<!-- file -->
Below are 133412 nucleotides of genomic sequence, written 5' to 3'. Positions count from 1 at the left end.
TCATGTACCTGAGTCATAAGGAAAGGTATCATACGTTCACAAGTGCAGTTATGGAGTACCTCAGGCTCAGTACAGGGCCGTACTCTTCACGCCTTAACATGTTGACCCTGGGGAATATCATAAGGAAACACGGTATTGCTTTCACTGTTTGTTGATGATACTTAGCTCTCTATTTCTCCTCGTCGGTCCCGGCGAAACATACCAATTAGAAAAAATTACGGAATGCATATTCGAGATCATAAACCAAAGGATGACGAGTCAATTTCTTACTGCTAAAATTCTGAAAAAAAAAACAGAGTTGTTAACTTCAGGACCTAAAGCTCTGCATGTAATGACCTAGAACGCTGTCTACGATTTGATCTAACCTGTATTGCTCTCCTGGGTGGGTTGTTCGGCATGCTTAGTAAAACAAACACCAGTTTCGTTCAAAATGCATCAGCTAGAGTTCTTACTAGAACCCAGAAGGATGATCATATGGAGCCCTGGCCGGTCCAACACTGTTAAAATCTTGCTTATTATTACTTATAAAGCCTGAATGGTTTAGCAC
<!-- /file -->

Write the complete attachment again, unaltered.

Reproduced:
Below are 133412 nucleotides of genomic sequence, written 5' to 3'. Positions count from 1 at the left end.
TCATGTACCTGAGTCATAAGGAAAGGTATCATACGTTCACAAGTGCAGTTATGGAGTACCTCAGGCTCAGTACAGGGCCGTACTCTTCACGCCTTAACATGTTGACCCTGGGGAATATCATAAGGAAACACGGTATTGCTTTCACTGTTTGTTGATGATACTTAGCTCTCTATTTCTCCTCGTCGGTCCCGGCGAAACATACCAATTAGAAAAAATTACGGAATGCATATTCGAGATCATAAACCAAAGGATGACGAGTCAATTTCTTACTGCTAAAATTCTGAAAAAAAAAACAGAGTTGTTAACTTCAGGACCTAAAGCTCTGCATGTAATGACCTAGAACGCTGTCTACGATTTGATCTAACCTGTATTGCTCTCCTGGGTGGGTTGTTCGGCATGCTTAGTAAAACAAACACCAGTTTCGTTCAAAATGCATCAGCTAGAGTTCTTACTAGAACCCAGAAGGATGATCATATGGAGCCCTGGCCGGTCCAACACTGTTAAAATCTTGCTTATTATTACTTATAAAGCCTGAATGGTTTAGCAC